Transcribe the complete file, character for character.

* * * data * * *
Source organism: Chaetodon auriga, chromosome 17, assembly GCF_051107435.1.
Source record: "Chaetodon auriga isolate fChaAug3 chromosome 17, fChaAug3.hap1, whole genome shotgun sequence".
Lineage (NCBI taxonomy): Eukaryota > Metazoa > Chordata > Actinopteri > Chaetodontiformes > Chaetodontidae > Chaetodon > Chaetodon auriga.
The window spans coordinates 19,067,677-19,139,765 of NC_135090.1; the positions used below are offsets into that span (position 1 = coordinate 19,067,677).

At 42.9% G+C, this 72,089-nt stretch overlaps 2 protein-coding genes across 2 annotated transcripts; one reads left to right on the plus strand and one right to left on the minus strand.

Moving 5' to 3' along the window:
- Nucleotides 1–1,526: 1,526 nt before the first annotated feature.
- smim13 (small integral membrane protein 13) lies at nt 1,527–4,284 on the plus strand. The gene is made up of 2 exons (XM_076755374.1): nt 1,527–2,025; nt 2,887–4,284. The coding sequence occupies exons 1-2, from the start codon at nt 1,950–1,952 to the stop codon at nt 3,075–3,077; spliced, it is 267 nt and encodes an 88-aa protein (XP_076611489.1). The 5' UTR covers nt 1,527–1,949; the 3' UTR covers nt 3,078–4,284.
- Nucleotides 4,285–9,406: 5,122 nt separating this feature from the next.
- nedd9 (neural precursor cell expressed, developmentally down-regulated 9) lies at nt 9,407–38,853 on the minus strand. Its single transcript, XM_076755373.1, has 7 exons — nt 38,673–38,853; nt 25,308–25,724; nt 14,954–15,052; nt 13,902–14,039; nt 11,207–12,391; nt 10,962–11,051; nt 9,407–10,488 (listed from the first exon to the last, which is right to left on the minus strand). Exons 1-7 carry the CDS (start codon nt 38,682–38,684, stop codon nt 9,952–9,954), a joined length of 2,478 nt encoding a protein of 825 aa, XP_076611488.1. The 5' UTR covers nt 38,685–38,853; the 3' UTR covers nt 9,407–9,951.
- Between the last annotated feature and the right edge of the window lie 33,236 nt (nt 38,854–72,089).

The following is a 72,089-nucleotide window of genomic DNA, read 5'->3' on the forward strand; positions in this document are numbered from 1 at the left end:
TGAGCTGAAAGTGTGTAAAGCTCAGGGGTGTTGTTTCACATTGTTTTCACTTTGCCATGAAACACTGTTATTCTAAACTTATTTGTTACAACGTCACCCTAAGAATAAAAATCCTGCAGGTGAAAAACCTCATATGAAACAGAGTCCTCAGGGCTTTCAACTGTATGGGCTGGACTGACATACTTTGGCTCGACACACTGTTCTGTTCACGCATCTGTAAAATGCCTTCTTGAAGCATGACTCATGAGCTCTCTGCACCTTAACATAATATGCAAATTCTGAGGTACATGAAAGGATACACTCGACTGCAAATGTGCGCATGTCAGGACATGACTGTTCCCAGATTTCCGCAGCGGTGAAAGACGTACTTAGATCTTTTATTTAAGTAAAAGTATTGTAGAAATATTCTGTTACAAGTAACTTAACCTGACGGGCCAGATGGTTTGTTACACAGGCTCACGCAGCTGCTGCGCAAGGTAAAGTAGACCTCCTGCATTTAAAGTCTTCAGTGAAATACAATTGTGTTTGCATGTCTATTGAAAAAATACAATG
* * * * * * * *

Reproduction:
Source organism: Chaetodon auriga, chromosome 17, assembly GCF_051107435.1.
Source record: "Chaetodon auriga isolate fChaAug3 chromosome 17, fChaAug3.hap1, whole genome shotgun sequence".
Lineage (NCBI taxonomy): Eukaryota > Metazoa > Chordata > Actinopteri > Chaetodontiformes > Chaetodontidae > Chaetodon > Chaetodon auriga.
The window spans coordinates 19,067,677-19,139,765 of NC_135090.1; the positions used below are offsets into that span (position 1 = coordinate 19,067,677).

At 42.9% G+C, this 72,089-nt stretch overlaps 2 protein-coding genes across 2 annotated transcripts; one reads left to right on the plus strand and one right to left on the minus strand.

Moving 5' to 3' along the window:
- Nucleotides 1–1,526: 1,526 nt before the first annotated feature.
- smim13 (small integral membrane protein 13) lies at nt 1,527–4,284 on the plus strand. The gene is made up of 2 exons (XM_076755374.1): nt 1,527–2,025; nt 2,887–4,284. The coding sequence occupies exons 1-2, from the start codon at nt 1,950–1,952 to the stop codon at nt 3,075–3,077; spliced, it is 267 nt and encodes an 88-aa protein (XP_076611489.1). The 5' UTR covers nt 1,527–1,949; the 3' UTR covers nt 3,078–4,284.
- Nucleotides 4,285–9,406: 5,122 nt separating this feature from the next.
- nedd9 (neural precursor cell expressed, developmentally down-regulated 9) lies at nt 9,407–38,853 on the minus strand. Its single transcript, XM_076755373.1, has 7 exons — nt 38,673–38,853; nt 25,308–25,724; nt 14,954–15,052; nt 13,902–14,039; nt 11,207–12,391; nt 10,962–11,051; nt 9,407–10,488 (listed from the first exon to the last, which is right to left on the minus strand). Exons 1-7 carry the CDS (start codon nt 38,682–38,684, stop codon nt 9,952–9,954), a joined length of 2,478 nt encoding a protein of 825 aa, XP_076611488.1. The 5' UTR covers nt 38,685–38,853; the 3' UTR covers nt 9,407–9,951.
- Between the last annotated feature and the right edge of the window lie 33,236 nt (nt 38,854–72,089).

The following is a 72,089-nucleotide window of genomic DNA, read 5'->3' on the forward strand; positions in this document are numbered from 1 at the left end:
TGAGCTGAAAGTGTGTAAAGCTCAGGGGTGTTGTTTCACATTGTTTTCACTTTGCCATGAAACACTGTTATTCTAAACTTATTTGTTACAACGTCACCCTAAGAATAAAAATCCTGCAGGTGAAAAACCTCATATGAAACAGAGTCCTCAGGGCTTTCAACTGTATGGGCTGGACTGACATACTTTGGCTCGACACACTGTTCTGTTCACGCATCTGTAAAATGCCTTCTTGAAGCATGACTCATGAGCTCTCTGCACCTTAACATAATATGCAAATTCTGAGGTACATGAAAGGATACACTCGACTGCAAATGTGCGCATGTCAGGACATGACTGTTCCCAGATTTCCGCAGCGGTGAAAGACGTACTTAGATCTTTTATTTAAGTAAAAGTATTGTAGAAATATTCTGTTACAAGTAACTTAACCTGACGGGCCAGATGGTTTGTTACACAGGCTCACGCAGCTGCTGCGCAAGGTAAAGTAGACCTCCTGCATTTAAAGTCTTCAGTGAAATACAATTGTGTTTGCATGTCTATTGAAAAAATACAATG